Chess Work Ethics

Jun 9, 2009, 8:35 PM |
I got this from one of my instructors.  I take no credit for it's content.  But it has helped me immensely. 
Are you the type of chess player who doesn't have a lot of time to study?  Chess books are too difficult to understand?  You can't seem to get your rating about 1400-1600?  Tired of loosing to your friends? or the computer?

There is one sure way to improve your chess game for the lazy chess player.  The minimum required to improve your game is going over your completed games.  I know this sounds like studying, but here me out.  As soon as you finish your game, whether it is a speed game or an over the board game, you should review the moves made by both sides.

Giving yourself an opportunity to have a second look on decisions made by both you and your opponents will enhance your appreciation and understanding of the game and positions that arrived from that game.

The next step would be to document what you thought during your review stage.  The lazy man way of documenting is some type of voice recording.  The stronger chess player will take notes either in the computer or by using a notepad.

It doesn't matter which method you choose for recording initially as long as you begin the thought process.

I personally review my games (especially tournament games) immediately after I have completed them either with my opponent or on my computer.  Sometimes I might be rushing to play the next round and don't have time to go into full analysis, so I will just jot some notes on the scoresheet directly.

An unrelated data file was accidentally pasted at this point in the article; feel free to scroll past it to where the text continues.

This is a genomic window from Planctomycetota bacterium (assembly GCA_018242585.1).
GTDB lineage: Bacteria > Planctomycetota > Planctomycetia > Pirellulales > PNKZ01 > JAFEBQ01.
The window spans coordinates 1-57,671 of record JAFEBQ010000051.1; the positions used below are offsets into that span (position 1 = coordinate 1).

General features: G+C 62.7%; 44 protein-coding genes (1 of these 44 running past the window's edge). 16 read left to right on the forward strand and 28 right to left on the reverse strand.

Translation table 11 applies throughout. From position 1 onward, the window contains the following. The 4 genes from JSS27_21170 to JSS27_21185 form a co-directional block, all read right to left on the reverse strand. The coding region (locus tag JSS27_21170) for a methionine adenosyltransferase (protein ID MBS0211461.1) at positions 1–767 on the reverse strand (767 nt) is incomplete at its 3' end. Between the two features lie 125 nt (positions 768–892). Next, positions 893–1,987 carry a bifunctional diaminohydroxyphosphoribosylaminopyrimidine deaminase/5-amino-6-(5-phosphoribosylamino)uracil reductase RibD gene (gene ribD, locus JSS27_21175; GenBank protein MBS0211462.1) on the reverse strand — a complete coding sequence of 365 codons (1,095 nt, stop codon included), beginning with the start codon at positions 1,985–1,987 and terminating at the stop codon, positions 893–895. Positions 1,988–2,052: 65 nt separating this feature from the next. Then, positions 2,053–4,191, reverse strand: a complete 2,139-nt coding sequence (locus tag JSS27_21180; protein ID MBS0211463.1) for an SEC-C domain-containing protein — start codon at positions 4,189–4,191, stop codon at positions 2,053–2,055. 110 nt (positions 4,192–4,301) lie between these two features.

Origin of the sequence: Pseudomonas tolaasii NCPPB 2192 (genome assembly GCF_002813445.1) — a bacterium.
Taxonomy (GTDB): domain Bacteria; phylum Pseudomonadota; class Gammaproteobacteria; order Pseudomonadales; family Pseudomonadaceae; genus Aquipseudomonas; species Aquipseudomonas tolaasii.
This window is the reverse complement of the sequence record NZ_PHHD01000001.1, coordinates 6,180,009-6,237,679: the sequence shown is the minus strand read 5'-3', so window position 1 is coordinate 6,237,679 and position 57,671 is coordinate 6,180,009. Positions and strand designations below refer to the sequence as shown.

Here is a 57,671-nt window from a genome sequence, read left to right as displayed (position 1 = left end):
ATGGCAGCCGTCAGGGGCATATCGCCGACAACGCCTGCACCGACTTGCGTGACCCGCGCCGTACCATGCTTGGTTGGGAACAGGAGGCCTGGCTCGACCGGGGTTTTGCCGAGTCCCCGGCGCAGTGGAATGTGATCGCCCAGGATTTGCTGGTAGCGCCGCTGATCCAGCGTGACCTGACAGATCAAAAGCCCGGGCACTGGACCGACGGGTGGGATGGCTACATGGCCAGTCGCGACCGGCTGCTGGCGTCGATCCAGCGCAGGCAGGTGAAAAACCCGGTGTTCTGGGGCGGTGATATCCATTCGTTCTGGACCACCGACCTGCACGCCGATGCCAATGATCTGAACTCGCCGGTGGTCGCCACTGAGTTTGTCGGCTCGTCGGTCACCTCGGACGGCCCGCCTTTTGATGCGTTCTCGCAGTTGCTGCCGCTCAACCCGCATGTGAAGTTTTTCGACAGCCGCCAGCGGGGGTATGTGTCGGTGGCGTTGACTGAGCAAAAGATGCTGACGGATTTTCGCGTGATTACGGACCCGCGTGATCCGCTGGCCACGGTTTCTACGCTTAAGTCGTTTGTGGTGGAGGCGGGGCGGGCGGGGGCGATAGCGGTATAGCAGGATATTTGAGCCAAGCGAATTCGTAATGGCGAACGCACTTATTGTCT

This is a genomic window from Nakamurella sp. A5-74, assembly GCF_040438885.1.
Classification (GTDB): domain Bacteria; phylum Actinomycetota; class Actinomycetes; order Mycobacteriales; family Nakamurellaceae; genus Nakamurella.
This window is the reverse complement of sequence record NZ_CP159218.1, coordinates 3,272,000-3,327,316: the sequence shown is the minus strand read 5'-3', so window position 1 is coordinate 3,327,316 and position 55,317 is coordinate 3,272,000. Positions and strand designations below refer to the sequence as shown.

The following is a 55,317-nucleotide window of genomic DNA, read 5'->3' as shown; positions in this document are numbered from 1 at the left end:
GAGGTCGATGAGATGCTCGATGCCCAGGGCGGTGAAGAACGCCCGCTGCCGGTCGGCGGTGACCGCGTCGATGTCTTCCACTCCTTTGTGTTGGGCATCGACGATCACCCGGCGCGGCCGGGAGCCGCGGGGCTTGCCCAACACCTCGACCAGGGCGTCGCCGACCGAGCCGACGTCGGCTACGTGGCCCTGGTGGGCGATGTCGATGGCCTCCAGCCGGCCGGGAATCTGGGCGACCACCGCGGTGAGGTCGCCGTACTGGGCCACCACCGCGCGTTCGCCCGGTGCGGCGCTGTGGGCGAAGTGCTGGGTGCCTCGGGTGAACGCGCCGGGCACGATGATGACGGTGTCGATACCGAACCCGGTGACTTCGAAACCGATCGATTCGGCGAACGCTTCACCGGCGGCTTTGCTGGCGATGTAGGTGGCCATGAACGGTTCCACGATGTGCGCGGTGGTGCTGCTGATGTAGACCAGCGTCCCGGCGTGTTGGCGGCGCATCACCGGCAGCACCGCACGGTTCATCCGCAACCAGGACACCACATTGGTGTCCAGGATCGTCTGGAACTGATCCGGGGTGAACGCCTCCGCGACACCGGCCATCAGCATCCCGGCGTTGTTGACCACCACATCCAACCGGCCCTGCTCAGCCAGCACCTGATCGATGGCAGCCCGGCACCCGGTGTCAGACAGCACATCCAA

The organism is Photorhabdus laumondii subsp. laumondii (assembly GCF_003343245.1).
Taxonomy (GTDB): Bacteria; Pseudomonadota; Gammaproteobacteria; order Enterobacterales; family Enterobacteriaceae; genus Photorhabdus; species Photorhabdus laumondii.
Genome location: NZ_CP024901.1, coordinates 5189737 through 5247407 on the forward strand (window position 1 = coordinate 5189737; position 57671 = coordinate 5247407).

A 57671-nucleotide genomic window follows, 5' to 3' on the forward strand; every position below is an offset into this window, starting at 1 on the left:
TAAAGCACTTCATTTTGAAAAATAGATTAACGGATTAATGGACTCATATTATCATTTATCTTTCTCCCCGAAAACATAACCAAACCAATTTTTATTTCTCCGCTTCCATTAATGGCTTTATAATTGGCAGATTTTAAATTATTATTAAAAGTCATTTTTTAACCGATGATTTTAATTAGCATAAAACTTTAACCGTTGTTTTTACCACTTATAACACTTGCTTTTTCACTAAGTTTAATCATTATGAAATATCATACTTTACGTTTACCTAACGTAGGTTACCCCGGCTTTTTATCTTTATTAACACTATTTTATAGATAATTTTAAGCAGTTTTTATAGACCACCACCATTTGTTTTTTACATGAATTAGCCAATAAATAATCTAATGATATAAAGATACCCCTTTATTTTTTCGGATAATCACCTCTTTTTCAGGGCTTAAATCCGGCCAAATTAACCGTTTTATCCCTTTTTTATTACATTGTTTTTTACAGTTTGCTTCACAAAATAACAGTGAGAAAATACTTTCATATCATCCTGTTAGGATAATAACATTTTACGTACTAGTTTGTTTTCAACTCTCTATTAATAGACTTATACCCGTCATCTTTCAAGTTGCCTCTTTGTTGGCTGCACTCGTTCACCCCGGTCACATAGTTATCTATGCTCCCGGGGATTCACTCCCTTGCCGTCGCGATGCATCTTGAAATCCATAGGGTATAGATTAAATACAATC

Now let's talk about what happens when you do this.  I have been playing long tournament games and while thinking about the position, I can see my notes!  Sometimes I will be in a position and remember another game where I was in a similiar position.  I am able to recall the analysis that was done at that time during that game.

This would be very difficult to do if I had not been reviewing my games on a regular basis.

Everytime you play a game similar to one you have already played, you should be building on your understanding.  Playing chess is not about making random moves.  You don't randomly decide to leave your house everyday. Nor do you randomly decide to take the window vs. the door when you do leave.  For those of you who have tried the window, you have probably come around to using the door based on your own analysis.

Chess works the same way.  Each game should be an improvement upon the last.  If you aren't playing games in a similar fashion, you are robbing yourself of the opportunity to naturally improve.

Also, reviewing your games will help to prevent you from making mistakes repeatedly.  If you don't go over your games, you will make the same mistakes over and over again.

There is a reason why there are so many chess books in circulation.  I once read that some of the super grandmasters have seen millions of games.

I personally want to have as many positive characteristics of a super grandmaster as possible.

If you have decided that you are not a lazy chessplayer but still don't have the time to put hours on end into studying chess...then stay tune for the rest of this series.  There are still many things you can do to improve your game that will only take minutes a day